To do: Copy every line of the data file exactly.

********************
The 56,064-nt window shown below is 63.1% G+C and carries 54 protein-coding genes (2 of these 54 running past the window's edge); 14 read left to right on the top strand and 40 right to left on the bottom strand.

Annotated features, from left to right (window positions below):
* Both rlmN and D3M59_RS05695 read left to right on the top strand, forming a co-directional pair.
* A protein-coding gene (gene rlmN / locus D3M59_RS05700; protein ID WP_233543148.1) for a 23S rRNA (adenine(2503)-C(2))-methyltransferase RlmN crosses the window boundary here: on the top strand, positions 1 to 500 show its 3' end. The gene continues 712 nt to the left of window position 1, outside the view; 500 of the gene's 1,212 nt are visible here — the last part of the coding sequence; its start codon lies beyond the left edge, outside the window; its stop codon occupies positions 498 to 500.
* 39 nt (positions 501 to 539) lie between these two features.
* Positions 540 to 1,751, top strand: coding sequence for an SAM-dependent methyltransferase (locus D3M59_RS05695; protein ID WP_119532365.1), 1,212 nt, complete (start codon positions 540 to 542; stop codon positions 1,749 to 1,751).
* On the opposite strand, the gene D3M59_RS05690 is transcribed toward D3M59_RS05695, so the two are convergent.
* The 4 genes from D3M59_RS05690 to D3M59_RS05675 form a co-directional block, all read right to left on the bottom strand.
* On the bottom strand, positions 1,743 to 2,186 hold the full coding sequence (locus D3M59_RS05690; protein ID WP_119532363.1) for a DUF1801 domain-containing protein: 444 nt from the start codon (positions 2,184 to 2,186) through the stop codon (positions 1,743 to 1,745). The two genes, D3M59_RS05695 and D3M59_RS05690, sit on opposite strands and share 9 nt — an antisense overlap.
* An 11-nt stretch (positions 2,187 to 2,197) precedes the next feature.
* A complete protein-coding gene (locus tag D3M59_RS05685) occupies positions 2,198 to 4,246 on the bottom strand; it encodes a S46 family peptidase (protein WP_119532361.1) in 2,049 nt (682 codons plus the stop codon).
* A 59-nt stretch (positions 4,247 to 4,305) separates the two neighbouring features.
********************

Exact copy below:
The 56,064-nt window shown below is 63.1% G+C and carries 54 protein-coding genes (2 of these 54 running past the window's edge); 14 read left to right on the top strand and 40 right to left on the bottom strand.

Annotated features, from left to right (window positions below):
* Both rlmN and D3M59_RS05695 read left to right on the top strand, forming a co-directional pair.
* A protein-coding gene (gene rlmN / locus D3M59_RS05700; protein ID WP_233543148.1) for a 23S rRNA (adenine(2503)-C(2))-methyltransferase RlmN crosses the window boundary here: on the top strand, positions 1 to 500 show its 3' end. The gene continues 712 nt to the left of window position 1, outside the view; 500 of the gene's 1,212 nt are visible here — the last part of the coding sequence; its start codon lies beyond the left edge, outside the window; its stop codon occupies positions 498 to 500.
* 39 nt (positions 501 to 539) lie between these two features.
* Positions 540 to 1,751, top strand: coding sequence for an SAM-dependent methyltransferase (locus D3M59_RS05695; protein ID WP_119532365.1), 1,212 nt, complete (start codon positions 540 to 542; stop codon positions 1,749 to 1,751).
* On the opposite strand, the gene D3M59_RS05690 is transcribed toward D3M59_RS05695, so the two are convergent.
* The 4 genes from D3M59_RS05690 to D3M59_RS05675 form a co-directional block, all read right to left on the bottom strand.
* On the bottom strand, positions 1,743 to 2,186 hold the full coding sequence (locus D3M59_RS05690; protein ID WP_119532363.1) for a DUF1801 domain-containing protein: 444 nt from the start codon (positions 2,184 to 2,186) through the stop codon (positions 1,743 to 1,745). The two genes, D3M59_RS05695 and D3M59_RS05690, sit on opposite strands and share 9 nt — an antisense overlap.
* An 11-nt stretch (positions 2,187 to 2,197) precedes the next feature.
* A complete protein-coding gene (locus tag D3M59_RS05685) occupies positions 2,198 to 4,246 on the bottom strand; it encodes a S46 family peptidase (protein WP_119532361.1) in 2,049 nt (682 codons plus the stop codon).
* A 59-nt stretch (positions 4,247 to 4,305) separates the two neighbouring features.